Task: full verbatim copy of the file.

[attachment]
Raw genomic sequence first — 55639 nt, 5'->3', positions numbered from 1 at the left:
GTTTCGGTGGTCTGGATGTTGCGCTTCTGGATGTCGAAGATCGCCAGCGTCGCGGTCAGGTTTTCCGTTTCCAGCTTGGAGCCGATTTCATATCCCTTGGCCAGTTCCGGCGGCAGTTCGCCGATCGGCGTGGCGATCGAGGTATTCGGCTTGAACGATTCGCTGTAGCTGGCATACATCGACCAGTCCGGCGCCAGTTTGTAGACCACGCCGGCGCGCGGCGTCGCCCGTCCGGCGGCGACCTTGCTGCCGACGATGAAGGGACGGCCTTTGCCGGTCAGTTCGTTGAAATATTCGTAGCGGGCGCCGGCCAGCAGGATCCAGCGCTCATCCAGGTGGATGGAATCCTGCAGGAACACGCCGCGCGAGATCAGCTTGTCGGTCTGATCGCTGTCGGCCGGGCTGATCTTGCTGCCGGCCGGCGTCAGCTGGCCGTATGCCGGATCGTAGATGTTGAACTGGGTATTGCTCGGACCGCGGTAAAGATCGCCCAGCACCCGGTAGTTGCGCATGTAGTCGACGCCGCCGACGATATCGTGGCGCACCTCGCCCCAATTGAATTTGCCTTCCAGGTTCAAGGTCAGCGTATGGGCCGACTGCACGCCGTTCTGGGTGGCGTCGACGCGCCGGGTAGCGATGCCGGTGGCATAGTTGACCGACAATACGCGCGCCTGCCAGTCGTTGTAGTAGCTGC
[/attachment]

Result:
Raw genomic sequence first — 55639 nt, 5'->3', positions numbered from 1 at the left:
GTTTCGGTGGTCTGGATGTTGCGCTTCTGGATGTCGAAGATCGCCAGCGTCGCGGTCAGGTTTTCCGTTTCCAGCTTGGAGCCGATTTCATATCCCTTGGCCAGTTCCGGCGGCAGTTCGCCGATCGGCGTGGCGATCGAGGTATTCGGCTTGAACGATTCGCTGTAGCTGGCATACATCGACCAGTCCGGCGCCAGTTTGTAGACCACGCCGGCGCGCGGCGTCGCCCGTCCGGCGGCGACCTTGCTGCCGACGATGAAGGGACGGCCTTTGCCGGTCAGTTCGTTGAAATATTCGTAGCGGGCGCCGGCCAGCAGGATCCAGCGCTCATCCAGGTGGATGGAATCCTGCAGGAACACGCCGCGCGAGATCAGCTTGTCGGTCTGATCGCTGTCGGCCGGGCTGATCTTGCTGCCGGCCGGCGTCAGCTGGCCGTATGCCGGATCGTAGATGTTGAACTGGGTATTGCTCGGACCGCGGTAAAGATCGCCCAGCACCCGGTAGTTGCGCATGTAGTCGACGCCGCCGACGATATCGTGGCGCACCTCGCCCCAATTGAATTTGCCTTCCAGGTTCAAGGTCAGCGTATGGGCCGACTGCACGCCGTTCTGGGTGGCGTCGACGCGCCGGGTAGCGATGCCGGTGGCATAGTTGACCGACAATACGCGCGCCTGCCAGTCGTTGTAGTAGCTGC